Before discussing possible interpretations of these varied results, it is helpful to review what is known of the various temporal scales present in the human brain. Time series data can be modelled as autoregressive and/or moving average processes, as oscillations embedded in noise, or any of the three in combination. Evidence from EEG, MEG, and intracranial field potentials has shown that oscillations arising from locally (columnar-level) synchronized intracellular neuronal membrane potentials [31] underlie cognitive functions [32] and perhaps consciousness [33, 34]. Mechanisms whereby such oscillations enhance or suppress neuronal firing include: increased/decreased amplitudes, reflecting more or less gating of firing [35]; synchronization across brain regions, reflecting functional connectivity [3638]; and phase-phase [39, 40] or phase-amplitude [41] cross-frequency coupling, reflecting hierarchical nesting of oscillations, perhaps due to hierarchical nesting of cognitive functions [4244]. Although there is diversity in oscillatory mechanisms, they all contain an inherent time scale, namely the period of oscillation. Because τ is the lag at which Φ is computed, and Φ measures the causal holistic information within a dynamical network, it is reasonable to speculate that Φ at a particular τ is due to the fact that oscillations with that period increase predictability within a network. On the other hand, the power spectra of EEG, MEG and intracranial field potentials all exhibit “1/f” (power law) dependence on frequency, characteristic of scale free dynamics. From that perspective, τ may represent not the period of an oscillation, but rather the lag of an autoregressive process.

At the level of the neuron, the smallest temporal scales are those of ion channels in the cell membrane with time constants on the order of micro- or milliseconds. Temporal scales associated with chemical synapses between neurons are longer due to the times for neurotransmitter cleft traversal, receptor binding and dissociation, and reuptake. At higher levels of organization, networks of interconnected neurons have even larger temporal scales, such as the time for depolarization spikes to traverse the network, or the periods of a wide range of oscillations in the component cells’ membrane potentials noted previously.

From these considerations, one interpretation of the findings presented here is to reason that Φ at the lowest lags (<~ 20 ms) is related to macroscopically coordinated intracellular processes (ion channel and synaptic time constants) that can be modelled as autoregressive, non-oscillatory processes, while Φ at higher lags (>~ 350 ms) arise from intercellular oscillatory processes. Alternatively, another interpretation is that Φ at all values of τ is due to the information embedded in nested oscillatory processes and lower frequencies simply afford greater such embedding.

With these interpretations in mind, note that the increase of negative values of Φ with τ from 4 to 350 ms (Fig 1) roughly corresponds to the range of τ in which correlations of Φ with age are positive (Fig 3). Perhaps at higher inferred frequencies (i.e. lower τ), Φ reflects information embedded in non-oscillatory autoregressive processes while at lower frequencies (i.e. higher τ), Φ reflects the predictability inherent in functional oscillations. If true, one would predict a break in the “1/f” slope of power spectra at the frequency at which Φ transitioned from negative to positive, and that frequency would increase with age. We intend to explore this prediction in future work.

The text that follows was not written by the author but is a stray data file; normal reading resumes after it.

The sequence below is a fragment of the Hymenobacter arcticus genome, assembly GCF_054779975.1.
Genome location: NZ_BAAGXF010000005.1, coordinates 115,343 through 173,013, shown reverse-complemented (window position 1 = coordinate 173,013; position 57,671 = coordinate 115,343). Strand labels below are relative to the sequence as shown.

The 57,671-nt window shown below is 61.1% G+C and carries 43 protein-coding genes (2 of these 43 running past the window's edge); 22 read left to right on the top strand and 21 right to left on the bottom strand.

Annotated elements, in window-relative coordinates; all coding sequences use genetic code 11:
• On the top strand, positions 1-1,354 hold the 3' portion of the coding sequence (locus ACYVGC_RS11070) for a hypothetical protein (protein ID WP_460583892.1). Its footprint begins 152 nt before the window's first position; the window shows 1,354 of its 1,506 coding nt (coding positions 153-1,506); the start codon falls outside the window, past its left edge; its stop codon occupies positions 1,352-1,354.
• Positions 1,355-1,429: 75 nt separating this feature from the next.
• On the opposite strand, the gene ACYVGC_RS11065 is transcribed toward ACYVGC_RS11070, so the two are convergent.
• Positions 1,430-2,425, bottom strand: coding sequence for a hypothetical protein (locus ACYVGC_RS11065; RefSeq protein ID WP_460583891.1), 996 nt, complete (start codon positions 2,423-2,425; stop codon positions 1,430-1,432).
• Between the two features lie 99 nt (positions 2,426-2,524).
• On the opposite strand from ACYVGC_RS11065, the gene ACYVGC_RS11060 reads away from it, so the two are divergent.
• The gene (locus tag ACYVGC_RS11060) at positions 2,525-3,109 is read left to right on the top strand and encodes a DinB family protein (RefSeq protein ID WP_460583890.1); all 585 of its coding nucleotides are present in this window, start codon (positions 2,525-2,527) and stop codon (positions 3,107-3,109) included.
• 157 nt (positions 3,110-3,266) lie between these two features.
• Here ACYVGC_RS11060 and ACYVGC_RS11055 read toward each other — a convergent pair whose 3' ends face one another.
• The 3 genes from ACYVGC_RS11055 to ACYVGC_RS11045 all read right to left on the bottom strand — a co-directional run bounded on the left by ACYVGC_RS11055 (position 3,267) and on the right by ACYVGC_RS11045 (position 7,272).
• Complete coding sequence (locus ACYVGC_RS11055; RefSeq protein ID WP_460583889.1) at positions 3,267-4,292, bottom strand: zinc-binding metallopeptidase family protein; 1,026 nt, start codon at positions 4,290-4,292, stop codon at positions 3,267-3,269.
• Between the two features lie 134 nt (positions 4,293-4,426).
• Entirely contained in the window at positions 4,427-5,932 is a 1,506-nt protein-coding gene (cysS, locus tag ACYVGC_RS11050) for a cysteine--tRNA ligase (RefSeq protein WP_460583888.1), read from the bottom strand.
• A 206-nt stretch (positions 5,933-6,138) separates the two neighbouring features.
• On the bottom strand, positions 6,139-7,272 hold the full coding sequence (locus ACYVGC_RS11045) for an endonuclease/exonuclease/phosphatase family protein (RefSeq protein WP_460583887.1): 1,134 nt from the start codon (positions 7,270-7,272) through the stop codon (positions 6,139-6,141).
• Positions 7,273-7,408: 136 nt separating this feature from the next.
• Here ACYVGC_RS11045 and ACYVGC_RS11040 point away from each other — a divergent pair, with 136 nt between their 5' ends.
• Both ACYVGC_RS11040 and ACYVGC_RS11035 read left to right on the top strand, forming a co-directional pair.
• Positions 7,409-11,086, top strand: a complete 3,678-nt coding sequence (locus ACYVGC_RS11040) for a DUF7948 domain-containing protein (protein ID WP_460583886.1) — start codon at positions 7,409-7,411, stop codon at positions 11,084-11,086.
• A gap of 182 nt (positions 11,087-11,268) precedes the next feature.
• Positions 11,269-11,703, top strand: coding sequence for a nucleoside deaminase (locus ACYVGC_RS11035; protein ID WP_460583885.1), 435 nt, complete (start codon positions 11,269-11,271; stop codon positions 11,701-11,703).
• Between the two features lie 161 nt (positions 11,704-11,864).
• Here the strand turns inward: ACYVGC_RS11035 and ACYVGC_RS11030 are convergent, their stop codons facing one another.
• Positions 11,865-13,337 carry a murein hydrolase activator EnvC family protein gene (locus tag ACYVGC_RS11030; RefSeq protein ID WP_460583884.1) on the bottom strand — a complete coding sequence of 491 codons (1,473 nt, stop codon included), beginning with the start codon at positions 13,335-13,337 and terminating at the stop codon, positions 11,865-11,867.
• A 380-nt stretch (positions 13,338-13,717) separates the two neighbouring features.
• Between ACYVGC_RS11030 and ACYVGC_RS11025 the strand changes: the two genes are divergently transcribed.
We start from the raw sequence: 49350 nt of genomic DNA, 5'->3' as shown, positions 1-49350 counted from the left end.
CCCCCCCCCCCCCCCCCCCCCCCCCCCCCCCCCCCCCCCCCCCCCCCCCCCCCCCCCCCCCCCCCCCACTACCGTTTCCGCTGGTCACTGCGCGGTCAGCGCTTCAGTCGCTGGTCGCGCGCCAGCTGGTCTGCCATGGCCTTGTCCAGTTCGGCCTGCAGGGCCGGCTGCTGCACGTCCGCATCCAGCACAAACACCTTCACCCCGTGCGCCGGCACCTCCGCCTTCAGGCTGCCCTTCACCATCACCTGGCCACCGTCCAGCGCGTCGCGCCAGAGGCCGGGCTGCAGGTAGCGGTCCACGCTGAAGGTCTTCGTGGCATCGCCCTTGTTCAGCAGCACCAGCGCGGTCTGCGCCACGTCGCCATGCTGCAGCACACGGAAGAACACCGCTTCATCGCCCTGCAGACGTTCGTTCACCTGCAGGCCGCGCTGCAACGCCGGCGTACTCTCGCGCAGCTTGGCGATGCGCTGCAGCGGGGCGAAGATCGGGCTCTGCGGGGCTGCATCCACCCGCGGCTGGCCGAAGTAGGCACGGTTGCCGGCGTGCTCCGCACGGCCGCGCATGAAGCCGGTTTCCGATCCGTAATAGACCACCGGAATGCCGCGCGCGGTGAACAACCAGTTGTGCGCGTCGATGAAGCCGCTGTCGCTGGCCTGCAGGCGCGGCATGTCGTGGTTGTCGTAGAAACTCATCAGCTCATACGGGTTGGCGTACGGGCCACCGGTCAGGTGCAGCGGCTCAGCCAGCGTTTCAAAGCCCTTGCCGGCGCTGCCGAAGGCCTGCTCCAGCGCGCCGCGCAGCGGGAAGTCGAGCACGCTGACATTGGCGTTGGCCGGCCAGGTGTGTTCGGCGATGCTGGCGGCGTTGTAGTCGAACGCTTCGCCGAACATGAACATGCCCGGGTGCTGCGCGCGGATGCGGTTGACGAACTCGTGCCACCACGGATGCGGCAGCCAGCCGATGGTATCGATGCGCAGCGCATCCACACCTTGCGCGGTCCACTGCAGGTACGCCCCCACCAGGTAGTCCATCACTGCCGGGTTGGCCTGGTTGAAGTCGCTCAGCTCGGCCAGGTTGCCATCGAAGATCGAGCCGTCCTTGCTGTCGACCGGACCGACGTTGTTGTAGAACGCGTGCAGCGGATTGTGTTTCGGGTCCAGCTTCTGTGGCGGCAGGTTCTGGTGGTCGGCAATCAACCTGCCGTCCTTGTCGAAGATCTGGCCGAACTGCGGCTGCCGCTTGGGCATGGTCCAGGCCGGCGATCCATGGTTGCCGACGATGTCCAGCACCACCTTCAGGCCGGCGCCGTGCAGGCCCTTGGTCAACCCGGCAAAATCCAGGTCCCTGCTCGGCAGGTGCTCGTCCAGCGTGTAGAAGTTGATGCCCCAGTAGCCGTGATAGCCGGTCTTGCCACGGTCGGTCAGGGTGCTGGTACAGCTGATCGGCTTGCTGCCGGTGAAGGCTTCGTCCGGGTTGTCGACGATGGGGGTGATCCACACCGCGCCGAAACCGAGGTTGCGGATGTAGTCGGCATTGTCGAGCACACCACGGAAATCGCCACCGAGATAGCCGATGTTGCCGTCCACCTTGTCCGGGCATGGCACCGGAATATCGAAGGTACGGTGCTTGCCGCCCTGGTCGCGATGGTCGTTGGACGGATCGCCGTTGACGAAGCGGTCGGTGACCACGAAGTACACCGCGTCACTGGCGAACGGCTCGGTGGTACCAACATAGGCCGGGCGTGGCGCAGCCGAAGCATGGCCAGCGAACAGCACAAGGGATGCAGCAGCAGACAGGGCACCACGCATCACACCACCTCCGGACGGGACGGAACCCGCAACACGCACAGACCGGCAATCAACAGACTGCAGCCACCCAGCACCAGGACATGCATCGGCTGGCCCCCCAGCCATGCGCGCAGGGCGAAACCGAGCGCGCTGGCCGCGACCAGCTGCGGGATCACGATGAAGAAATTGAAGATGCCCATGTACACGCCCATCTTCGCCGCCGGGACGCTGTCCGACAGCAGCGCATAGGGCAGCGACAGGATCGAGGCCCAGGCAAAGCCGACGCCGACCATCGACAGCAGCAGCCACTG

There were two discernable local maxima of Φ with τ (Fig 1) at ~ 720 and 3000 ms, corresponding to ~ 1.4 and 0.36 Hz. The perinatal EEG exhibits many stereotypical temporal patterns (trace alternans, delta brush, etc.) with large spectral content at/near those frequencies [45]. Perhaps peaks in Φ at those frequencies result from the predictability such patterns generate.

The finding that Φ in quiet sleep is higher than that in active sleep in the FNI cohort in the range of τ from ~200 to 600 ms (Fig 7A) was unexpected. Perhaps that is because the often-held view that infant active sleep is the analogue of adult REM sleep should be viewed with caution as is the opinion of other workers [46]. Adult REM is characterized by vivid dreams which are thought to consolidate episodic (narrative) memory of events during waking. In infants who spend 90% of their time asleep and have an unknown but perhaps weakly developed sense of self, active sleep may be relatively “dreamless”. If that were true, the emergence of dreams during active sleep should not occur until the percentage of time that infants spend awake reaches some threshold.

In this study, we investigated how well Φ correlates with states of consciousness as visually scored by trained state coders and found many values of τ with highly significant correlations. Although it may be argued that there already exist well known EEG correlates of conscious state (for example, increased high frequency power relative to low frequency power in REM sleep and waking compared to NREM sleep), conventional state determination typically uses more than one EEG measure together with behavioral measures such as eye movements and respiratory variability [47]. In fact, as far as we know, prior to this study, waking and REM sleep could not be distinguished using EEG alone. Furthermore, being a dynamical network measure defined over thousands of data samples that characterizes brain state with a single number, Φ represents an enormous data reduction strategy compared to conventional EEG measures that have values for every frequency and electrode lead and/or pair of leads, greatly simplifying post-hoc analyses.

Babies are a highly relevant population for studies of consciousness, both because they, like nonhuman species, are unable to provide verbal reports of their conscious state, and because they afford a means to investigate the ontogeny of consciousness. Here, a proposed measure of consciousness, integrated information or Φ, was applied to premature infant EEG data. Φ had a surprising degree of structure as a function of the lag over which it was computed. For most values of the lag, integrated information increased with age in early life and differed between conscious states, providing empirical support for IITC in human infants. Additionally, further evidence was found that facilitating emotional connection between mother and infants using FNI accelerates brain maturation in premature infants.

Acknowledgments

The authors thank WP Fifer for helpful suggestions and Joseph Barone for manuscript preparation.